7/25. erythema induratum of Bazin and renal tuberculosis: report of an association.

    erythema induratum of Bazin is a disease that usually affects women, in whom erythematous subcutaneous nodules and plaques appear on the posterior part of the lower extremities, some of which ulcerate. In many countries, tuberculosis is still the main etiologic factor. We report a case of a 40-year-old woman who presented a course of protracted and recurrent episodes over five years of cutaneous lesions on her legs. These tend to involute, but new crops appear at irregular intervals. It was painful, erythematous-violaceous nodules, some of which drained a reddish secretion. The histopathologic features of the lesions demonstrated inflammatory infiltration, with predominance of neutrophils in dermis and hypodermis, necrotizing vasculitis in the arterioles and septal fibrosis. There was no granuloma. The Ziehl-Neelsen stain did not revealed acid-fast bacilli, and the culture of biopsy specimen was negative. The tuberculin skin test was strongly positive (17 mm). The chest X-ray was normal. Few months later she presented adynamia and urinary complaints, such as polacyuria and dysuria. It has been done an urynalysis, which demonstrated acid pH urine, sterile pyuria and microscopic hematuria. It was then raised the diagnostic hypothesis of renal tuberculosis. The urine culture for M. tuberculosis was positive in two out of ten samples. The treatment was instituted with rifampin, isoniazid and pyrazinamide, with complete regression. This case illustrates a clear association between erythema induratum and renal tuberculosis, demonstrated by the remission of the cutaneous lesions after the treatment of the renal tuberculosis. ( info)

8/25. Mycobacteria other than mycobacterium tuberculosis are not present in erythema induratum/nodular vasculitis: a case series and literature review of the clinical and histologic findings.

    erythema induratum (EI)/nodular vasculitis (NV) is characterized by recurrent crops of tender oedematous nodules on the lower legs. A lobular panniculitis with granulomatous inflammation, vasculitis, focal necrosis and septal fibrosis is present. mycobacterium tuberculosis dna has been detected in some lesions by means of polymerase chain reaction (PCR). Ten cases of EI/NV were found. H&E slides were reviewed. PCR assays for M. tuberculosis and mycobacteria other than M. tuberculosis (MOTT) were performed. PCR did not reveal M. tuberculosis (0%) or MOTT (0%) dna, with positive controls, indicating the reliability of the assays. Among the MOTT, cutaneous infections are most commonly caused by M. marinum. Subcutaneous tuberculoid granulomas may be seen with M. kansasii, M. marinum, M. scrofulaceum and M. avium complex. M. gordonae, M. szulgai and M. malmoense rarely cause cutaneous infections. M. simiae, M. gastri and M. asiaticum are probably not cutaneous pathogens. M. tuberculosis and MOTT dna was not found in EI/NV. EI/NV has diverse aetiologies with varying pathogeneses leading to similar histologic changes. The cases analysed may not have had an infectious aetiology. However, in EI/NV, performance of PCR for MOTT as well as M. tuberculosis complex may still be beneficial, particularly in cases from immunocompromised hosts. ( info)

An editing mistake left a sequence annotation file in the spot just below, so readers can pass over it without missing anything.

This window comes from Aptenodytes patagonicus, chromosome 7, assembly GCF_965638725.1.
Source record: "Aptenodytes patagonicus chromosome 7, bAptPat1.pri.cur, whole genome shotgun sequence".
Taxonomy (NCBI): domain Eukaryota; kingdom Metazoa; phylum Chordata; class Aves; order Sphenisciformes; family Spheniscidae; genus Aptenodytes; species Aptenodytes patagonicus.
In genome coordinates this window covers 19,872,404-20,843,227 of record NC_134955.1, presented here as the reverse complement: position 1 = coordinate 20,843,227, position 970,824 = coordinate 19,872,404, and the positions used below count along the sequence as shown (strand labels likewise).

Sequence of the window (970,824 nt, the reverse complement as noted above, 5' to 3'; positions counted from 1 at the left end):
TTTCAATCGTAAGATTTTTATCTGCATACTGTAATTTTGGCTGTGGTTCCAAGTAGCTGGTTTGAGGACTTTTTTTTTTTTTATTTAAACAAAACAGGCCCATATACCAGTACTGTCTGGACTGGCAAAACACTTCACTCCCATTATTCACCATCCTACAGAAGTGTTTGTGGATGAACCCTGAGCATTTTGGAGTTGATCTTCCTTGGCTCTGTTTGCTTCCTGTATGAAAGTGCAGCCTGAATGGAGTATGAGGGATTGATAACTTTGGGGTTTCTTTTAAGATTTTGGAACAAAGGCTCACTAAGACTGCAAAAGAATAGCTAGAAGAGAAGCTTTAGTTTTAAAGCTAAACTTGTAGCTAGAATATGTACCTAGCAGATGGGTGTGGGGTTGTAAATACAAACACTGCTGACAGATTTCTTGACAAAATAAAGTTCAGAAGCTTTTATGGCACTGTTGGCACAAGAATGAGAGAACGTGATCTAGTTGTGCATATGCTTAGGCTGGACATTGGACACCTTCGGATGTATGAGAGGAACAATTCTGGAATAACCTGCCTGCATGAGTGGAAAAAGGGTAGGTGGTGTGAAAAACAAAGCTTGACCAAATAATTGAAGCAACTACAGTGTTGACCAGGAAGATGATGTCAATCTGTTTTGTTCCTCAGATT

9/25. erythema induratum of Bazin in an infant after Bacille Calmette-Guerin vaccination.

    We report the first case of erythema induratum of Bazin (EIB) after Bacille Calmette-Guerin (BCG) vaccination in an infant. The patient developed recurrent multiple erythematous and subcutaneous nodules on his legs 2 months after a BCG vaccination. He had no other symptoms or family history of tuberculosis (TB). Histopathological findings revealed a granulomatous lobular panniculitis. EIB often appears as a chronic, nodular eruptions that frequently occur on the lower legs of females with tuberculin hypersensitivity. To date, only a few cases of infants with EIB have been reported. There have been no clinical reports of EIB after BCG vaccination. Our case suggests that mycobacterium bovis in the BCG vaccination may have caused EIB. ( info)

10/25. erythema induratum - a hypersensitivity reaction to mycobacterium tuberculosis.

    erythema induratum (also known as Bazin disease, tuberculosum, tuberculosis cutis indurativa and nodose tuberculid) is a rare condition that produces painful, firm, and sometimes ulcerated nodules on the lower legs. Distinctive and diagnostic histopathology comprises a septolobular panniculitis, necrosis, granulomatous inflammation and vasculitis. ( info)